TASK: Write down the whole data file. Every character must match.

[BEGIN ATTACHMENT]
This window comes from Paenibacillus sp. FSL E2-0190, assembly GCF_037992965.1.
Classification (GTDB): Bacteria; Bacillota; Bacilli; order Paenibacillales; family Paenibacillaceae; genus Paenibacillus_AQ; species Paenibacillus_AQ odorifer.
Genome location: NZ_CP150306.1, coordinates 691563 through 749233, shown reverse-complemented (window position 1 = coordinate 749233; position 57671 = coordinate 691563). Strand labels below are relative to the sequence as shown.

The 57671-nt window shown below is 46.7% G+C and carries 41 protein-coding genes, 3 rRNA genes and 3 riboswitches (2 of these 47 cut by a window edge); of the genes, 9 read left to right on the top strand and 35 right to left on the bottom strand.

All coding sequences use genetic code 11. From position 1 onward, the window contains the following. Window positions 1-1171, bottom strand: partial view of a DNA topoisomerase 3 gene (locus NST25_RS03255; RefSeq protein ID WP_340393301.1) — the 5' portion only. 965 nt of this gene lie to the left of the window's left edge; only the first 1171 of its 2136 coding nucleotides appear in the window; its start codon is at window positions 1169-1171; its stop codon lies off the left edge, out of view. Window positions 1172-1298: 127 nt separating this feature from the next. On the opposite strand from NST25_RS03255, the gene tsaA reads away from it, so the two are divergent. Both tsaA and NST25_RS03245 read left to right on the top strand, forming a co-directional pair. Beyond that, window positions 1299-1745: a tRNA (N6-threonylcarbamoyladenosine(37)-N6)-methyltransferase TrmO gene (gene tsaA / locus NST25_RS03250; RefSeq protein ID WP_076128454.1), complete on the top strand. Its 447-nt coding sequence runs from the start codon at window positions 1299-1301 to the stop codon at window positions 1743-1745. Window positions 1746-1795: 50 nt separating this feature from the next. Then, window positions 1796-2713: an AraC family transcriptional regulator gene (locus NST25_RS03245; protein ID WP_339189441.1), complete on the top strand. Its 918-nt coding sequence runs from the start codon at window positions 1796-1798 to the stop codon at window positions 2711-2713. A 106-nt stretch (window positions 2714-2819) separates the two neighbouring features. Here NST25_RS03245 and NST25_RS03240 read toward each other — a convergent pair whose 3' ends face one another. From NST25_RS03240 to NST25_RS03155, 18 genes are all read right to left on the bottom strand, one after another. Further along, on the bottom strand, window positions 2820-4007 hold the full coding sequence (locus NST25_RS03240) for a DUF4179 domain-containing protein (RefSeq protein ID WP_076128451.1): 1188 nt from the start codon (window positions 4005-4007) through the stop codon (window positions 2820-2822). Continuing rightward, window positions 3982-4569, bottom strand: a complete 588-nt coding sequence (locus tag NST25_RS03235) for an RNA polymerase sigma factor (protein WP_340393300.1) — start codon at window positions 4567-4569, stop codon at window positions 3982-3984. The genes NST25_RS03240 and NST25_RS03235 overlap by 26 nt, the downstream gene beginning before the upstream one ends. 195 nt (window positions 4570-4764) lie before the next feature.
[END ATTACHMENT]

This window comes from Paenibacillus sp. FSL E2-0190, assembly GCF_037992965.1.
Classification (GTDB): Bacteria; Bacillota; Bacilli; order Paenibacillales; family Paenibacillaceae; genus Paenibacillus_AQ; species Paenibacillus_AQ odorifer.
Genome location: NZ_CP150306.1, coordinates 691563 through 749233, shown reverse-complemented (window position 1 = coordinate 749233; position 57671 = coordinate 691563). Strand labels below are relative to the sequence as shown.

The 57671-nt window shown below is 46.7% G+C and carries 41 protein-coding genes, 3 rRNA genes and 3 riboswitches (2 of these 47 cut by a window edge); of the genes, 9 read left to right on the top strand and 35 right to left on the bottom strand.

All coding sequences use genetic code 11. From position 1 onward, the window contains the following. Window positions 1-1171, bottom strand: partial view of a DNA topoisomerase 3 gene (locus NST25_RS03255; RefSeq protein ID WP_340393301.1) — the 5' portion only. 965 nt of this gene lie to the left of the window's left edge; only the first 1171 of its 2136 coding nucleotides appear in the window; its start codon is at window positions 1169-1171; its stop codon lies off the left edge, out of view. Window positions 1172-1298: 127 nt separating this feature from the next. On the opposite strand from NST25_RS03255, the gene tsaA reads away from it, so the two are divergent. Both tsaA and NST25_RS03245 read left to right on the top strand, forming a co-directional pair. Beyond that, window positions 1299-1745: a tRNA (N6-threonylcarbamoyladenosine(37)-N6)-methyltransferase TrmO gene (gene tsaA / locus NST25_RS03250; RefSeq protein ID WP_076128454.1), complete on the top strand. Its 447-nt coding sequence runs from the start codon at window positions 1299-1301 to the stop codon at window positions 1743-1745. Window positions 1746-1795: 50 nt separating this feature from the next. Then, window positions 1796-2713: an AraC family transcriptional regulator gene (locus NST25_RS03245; protein ID WP_339189441.1), complete on the top strand. Its 918-nt coding sequence runs from the start codon at window positions 1796-1798 to the stop codon at window positions 2711-2713. A 106-nt stretch (window positions 2714-2819) separates the two neighbouring features. Here NST25_RS03245 and NST25_RS03240 read toward each other — a convergent pair whose 3' ends face one another. From NST25_RS03240 to NST25_RS03155, 18 genes are all read right to left on the bottom strand, one after another. Further along, on the bottom strand, window positions 2820-4007 hold the full coding sequence (locus NST25_RS03240) for a DUF4179 domain-containing protein (RefSeq protein ID WP_076128451.1): 1188 nt from the start codon (window positions 4005-4007) through the stop codon (window positions 2820-2822). Continuing rightward, window positions 3982-4569, bottom strand: a complete 588-nt coding sequence (locus tag NST25_RS03235) for an RNA polymerase sigma factor (protein WP_340393300.1) — start codon at window positions 4567-4569, stop codon at window positions 3982-3984. The genes NST25_RS03240 and NST25_RS03235 overlap by 26 nt, the downstream gene beginning before the upstream one ends. 195 nt (window positions 4570-4764) lie before the next feature.